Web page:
No Search is an Island

First published February 12, 2009 in Mediapost’s Search Insider

Today I am plagued by ambiguity. I’m happy and scared. Relieved and cautious. Excited and apprehensive. And it all has to do with search and how we use it. On one hand, I’m relieved that search seems to be the sole marketing channel that’s actually benefiting from the crushing economic pressure. On the other hand, I’m worried that we may be short-sighted in grabbing onto search as a life preserver in raging marketing waters.

Search: The Connector

My ambiguity comes from the unique nature of search. We consider search a marketing channel, and in recent times we’re treating it as such. But it’s not. Search is glue. Search is intent expressed. Search is a mirror of our dreams, objectives and fears. To treat search as a channel divorces it from its real role as an integral connector. And, as such, search is inextricable from not just the online world, but the offline one as well. Whatever happens, whenever it happens, it shows up in the search trends.

And therein lies the source of my internal turmoil. If you look at search as a marketing channel, the current move by advertisers down the funnel, driving towards more and more accountable advertising, is predictable and a good thing. Search is certainly effective and measurable. But if we look at search as the connecter between demand and fulfillment, there’s an inherent problem looming. As budgets dry up in creating awareness and eventually demand, search inventories will ultimately dry up as well.

Obsessive Optimization

I’ve talked to a few search marketers here at SMX West who are saying their clients are pushing them to drop generic terms and stick to branded ones because they convert better. Even as effective as search is, we can’t resist trying to pump conversion numbers even higher.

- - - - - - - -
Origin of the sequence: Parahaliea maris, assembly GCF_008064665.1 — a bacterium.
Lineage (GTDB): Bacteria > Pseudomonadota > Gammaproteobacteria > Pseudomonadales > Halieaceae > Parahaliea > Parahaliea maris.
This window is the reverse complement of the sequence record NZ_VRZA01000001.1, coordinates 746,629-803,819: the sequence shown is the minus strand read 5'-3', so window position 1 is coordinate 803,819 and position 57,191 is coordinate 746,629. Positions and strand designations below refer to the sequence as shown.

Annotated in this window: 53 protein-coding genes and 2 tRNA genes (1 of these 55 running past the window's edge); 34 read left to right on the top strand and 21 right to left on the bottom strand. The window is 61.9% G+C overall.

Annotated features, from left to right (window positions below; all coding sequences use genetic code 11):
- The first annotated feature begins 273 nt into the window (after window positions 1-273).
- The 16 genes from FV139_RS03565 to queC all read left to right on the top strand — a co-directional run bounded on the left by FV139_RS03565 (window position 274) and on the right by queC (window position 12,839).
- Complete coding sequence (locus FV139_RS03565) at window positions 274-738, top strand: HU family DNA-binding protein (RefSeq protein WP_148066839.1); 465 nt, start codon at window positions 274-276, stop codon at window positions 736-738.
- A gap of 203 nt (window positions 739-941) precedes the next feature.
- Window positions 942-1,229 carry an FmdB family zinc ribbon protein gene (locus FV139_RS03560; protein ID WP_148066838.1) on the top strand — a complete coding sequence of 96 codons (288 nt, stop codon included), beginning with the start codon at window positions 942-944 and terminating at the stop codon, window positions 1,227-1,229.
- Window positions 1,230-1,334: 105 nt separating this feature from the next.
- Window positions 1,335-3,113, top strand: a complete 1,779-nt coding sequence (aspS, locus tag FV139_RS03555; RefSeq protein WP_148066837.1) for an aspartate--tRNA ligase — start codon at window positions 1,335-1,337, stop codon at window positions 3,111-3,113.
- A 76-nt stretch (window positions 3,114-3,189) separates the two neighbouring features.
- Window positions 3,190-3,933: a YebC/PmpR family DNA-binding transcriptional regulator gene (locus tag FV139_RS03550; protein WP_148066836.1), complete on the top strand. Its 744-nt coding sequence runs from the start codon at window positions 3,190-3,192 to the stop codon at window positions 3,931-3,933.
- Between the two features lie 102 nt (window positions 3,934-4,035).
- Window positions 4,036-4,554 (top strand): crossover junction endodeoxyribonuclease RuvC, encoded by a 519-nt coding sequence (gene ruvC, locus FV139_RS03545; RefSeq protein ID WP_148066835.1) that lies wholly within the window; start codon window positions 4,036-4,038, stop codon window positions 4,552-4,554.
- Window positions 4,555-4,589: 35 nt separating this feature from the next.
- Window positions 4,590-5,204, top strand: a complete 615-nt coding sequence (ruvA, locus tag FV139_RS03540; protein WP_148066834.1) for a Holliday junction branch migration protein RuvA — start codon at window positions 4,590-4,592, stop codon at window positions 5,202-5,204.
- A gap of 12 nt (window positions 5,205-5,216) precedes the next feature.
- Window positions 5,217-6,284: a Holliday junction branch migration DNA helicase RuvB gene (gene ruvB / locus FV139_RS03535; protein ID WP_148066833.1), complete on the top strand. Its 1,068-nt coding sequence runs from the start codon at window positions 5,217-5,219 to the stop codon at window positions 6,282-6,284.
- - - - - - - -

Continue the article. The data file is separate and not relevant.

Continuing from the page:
If advertisers are this obsessive about cutting all the fat from their marketing, it seems they’ve backed themselves to the very brink of a dangerous precipice. One more step and they’ll have reduced their marketing efforts to managing a paid search campaign for “I want to buy an Acme Widget online today and I have my credit card out.”

Everyone is focused on the thinnest possible slice at the bottom of the funnel, without worrying about priming the pump at the top. While it may bolster search revenues in the short term as budgets migrate in from all other channels, in the long term this shortsightedness will prove disastrous.

I believe there is a tremendous amount of optimization that has to happen across all marketing channels. I’m not saying that all budgets should stay put where they are. But I do worry about an obsessive focus on capturing late-stage demand, even if it is through search.

You have to develop your market and create awareness. Search doesn’t work if nothing is creating awareness. Those branded queries won’t suddenly materialize out of the ether. Marketers seem inclined to take huge pendulum swings in their approach, one minute tossing branding money around by the bucketful, and the next clamping down on anything that isn’t a sure conversion. There has to be a happy medium.

For Every Action…

Search is the last half of a cause-and-effect chain. If you just focus on the effect, sooner or later the cause will cease to exist. As search marketers, much as we gleefully accept the new budget flowing in from other channels, we have to understand the inherent integrated nature of search. If we accept the windfall in the short term, we’ll end up paying in the long term.

I’m personally thankful that search is the boat I’ve chosen to ride out this particular economic storm. There’s no place I’d rather be. But I think it’s naïve to ignore the macro effects that will impact search behavior. As I said before, whatever happens, wherever it happens, whenever it happens, it will be reflected in search. And as all other marketing channels begin to run dry because of budgeting cutbacks, that too will show in search trends.

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